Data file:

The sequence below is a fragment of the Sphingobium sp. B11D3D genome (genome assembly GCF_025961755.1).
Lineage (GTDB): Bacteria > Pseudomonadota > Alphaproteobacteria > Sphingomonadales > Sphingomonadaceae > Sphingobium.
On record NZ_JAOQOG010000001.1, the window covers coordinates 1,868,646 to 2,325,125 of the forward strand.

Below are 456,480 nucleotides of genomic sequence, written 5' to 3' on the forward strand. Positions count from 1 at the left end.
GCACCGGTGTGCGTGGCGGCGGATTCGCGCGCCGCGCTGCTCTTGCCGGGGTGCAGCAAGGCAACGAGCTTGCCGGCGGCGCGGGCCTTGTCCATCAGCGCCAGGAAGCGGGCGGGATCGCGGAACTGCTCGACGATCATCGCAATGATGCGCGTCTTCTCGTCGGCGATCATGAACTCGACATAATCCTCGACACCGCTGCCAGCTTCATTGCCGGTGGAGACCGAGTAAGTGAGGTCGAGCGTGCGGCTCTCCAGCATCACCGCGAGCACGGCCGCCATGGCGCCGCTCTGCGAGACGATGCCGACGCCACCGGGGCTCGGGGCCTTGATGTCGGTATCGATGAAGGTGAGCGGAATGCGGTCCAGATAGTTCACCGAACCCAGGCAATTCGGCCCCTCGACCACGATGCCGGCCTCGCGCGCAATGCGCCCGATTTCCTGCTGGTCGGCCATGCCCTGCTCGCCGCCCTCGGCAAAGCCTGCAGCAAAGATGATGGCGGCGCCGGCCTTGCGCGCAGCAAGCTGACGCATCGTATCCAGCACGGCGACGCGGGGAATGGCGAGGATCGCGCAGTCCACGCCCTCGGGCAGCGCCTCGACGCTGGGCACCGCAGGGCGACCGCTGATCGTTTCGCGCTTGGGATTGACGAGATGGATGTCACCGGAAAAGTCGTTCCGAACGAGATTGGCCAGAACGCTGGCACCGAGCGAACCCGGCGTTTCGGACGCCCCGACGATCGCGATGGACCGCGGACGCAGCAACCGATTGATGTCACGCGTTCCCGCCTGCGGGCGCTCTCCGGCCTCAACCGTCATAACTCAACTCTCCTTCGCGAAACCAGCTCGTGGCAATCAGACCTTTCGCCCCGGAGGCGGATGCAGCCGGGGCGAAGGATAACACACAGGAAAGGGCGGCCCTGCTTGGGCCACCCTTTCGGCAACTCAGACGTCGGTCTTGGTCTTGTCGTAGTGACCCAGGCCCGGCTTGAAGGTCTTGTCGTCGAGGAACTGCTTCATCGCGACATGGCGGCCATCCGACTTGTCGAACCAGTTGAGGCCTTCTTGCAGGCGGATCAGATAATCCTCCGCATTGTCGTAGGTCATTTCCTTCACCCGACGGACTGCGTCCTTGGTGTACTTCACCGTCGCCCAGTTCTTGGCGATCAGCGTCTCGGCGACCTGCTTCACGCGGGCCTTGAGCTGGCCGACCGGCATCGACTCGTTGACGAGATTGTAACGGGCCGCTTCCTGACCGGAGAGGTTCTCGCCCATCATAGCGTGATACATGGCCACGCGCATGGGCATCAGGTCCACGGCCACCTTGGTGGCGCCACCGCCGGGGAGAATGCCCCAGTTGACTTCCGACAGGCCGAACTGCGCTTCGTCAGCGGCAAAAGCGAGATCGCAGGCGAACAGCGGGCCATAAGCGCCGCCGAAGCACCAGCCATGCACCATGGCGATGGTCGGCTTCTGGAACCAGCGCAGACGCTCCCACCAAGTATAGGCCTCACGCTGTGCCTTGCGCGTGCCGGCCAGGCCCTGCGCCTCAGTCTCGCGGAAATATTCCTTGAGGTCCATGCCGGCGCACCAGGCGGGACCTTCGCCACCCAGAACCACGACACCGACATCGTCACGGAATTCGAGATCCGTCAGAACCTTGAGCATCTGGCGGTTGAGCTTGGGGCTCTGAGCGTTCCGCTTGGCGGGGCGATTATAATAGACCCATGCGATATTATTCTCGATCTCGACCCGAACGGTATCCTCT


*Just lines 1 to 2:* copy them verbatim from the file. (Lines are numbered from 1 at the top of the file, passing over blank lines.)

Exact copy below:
The sequence below is a fragment of the Sphingobium sp. B11D3D genome (genome assembly GCF_025961755.1).
Lineage (GTDB): Bacteria > Pseudomonadota > Alphaproteobacteria > Sphingomonadales > Sphingomonadaceae > Sphingobium.